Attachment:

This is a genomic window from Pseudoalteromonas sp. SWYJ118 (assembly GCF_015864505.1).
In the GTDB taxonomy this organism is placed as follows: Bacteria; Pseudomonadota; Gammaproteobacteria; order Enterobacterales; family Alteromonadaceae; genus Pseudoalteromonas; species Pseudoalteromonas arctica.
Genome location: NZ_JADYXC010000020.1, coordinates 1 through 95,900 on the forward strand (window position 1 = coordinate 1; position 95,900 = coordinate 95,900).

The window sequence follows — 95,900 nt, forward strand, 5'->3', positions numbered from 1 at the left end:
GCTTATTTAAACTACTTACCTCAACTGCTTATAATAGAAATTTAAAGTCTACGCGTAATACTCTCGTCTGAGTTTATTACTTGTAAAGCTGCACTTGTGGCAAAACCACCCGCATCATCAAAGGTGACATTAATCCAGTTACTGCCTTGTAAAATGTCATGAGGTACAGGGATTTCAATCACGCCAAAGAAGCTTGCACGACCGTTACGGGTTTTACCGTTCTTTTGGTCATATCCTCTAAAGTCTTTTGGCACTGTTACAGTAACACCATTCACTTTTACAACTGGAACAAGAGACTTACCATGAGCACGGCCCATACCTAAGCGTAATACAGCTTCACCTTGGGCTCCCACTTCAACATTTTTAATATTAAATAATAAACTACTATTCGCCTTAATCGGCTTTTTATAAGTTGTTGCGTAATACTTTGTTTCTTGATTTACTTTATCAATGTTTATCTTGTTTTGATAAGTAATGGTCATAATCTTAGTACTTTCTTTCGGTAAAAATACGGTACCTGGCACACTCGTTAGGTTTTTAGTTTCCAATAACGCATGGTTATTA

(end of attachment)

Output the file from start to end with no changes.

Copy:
This is a genomic window from Pseudoalteromonas sp. SWYJ118 (assembly GCF_015864505.1).
In the GTDB taxonomy this organism is placed as follows: Bacteria; Pseudomonadota; Gammaproteobacteria; order Enterobacterales; family Alteromonadaceae; genus Pseudoalteromonas; species Pseudoalteromonas arctica.
Genome location: NZ_JADYXC010000020.1, coordinates 1 through 95,900 on the forward strand (window position 1 = coordinate 1; position 95,900 = coordinate 95,900).

The window sequence follows — 95,900 nt, forward strand, 5'->3', positions numbered from 1 at the left end:
GCTTATTTAAACTACTTACCTCAACTGCTTATAATAGAAATTTAAAGTCTACGCGTAATACTCTCGTCTGAGTTTATTACTTGTAAAGCTGCACTTGTGGCAAAACCACCCGCATCATCAAAGGTGACATTAATCCAGTTACTGCCTTGTAAAATGTCATGAGGTACAGGGATTTCAATCACGCCAAAGAAGCTTGCACGACCGTTACGGGTTTTACCGTTCTTTTGGTCATATCCTCTAAAGTCTTTTGGCACTGTTACAGTAACACCATTCACTTTTACAACTGGAACAAGAGACTTACCATGAGCACGGCCCATACCTAAGCGTAATACAGCTTCACCTTGGGCTCCCACTTCAACATTTTTAATATTAAATAATAAACTACTATTCGCCTTAATCGGCTTTTTATAAGTTGTTGCGTAATACTTTGTTTCTTGATTTACTTTATCAATGTTTATCTTGTTTTGATAAGTAATGGTCATAATCTTAGTACTTTCTTTCGGTAAAAATACGGTACCTGGCACACTCGTTAGGTTTTTAGTTTCCAATAACGCATGGTTATTA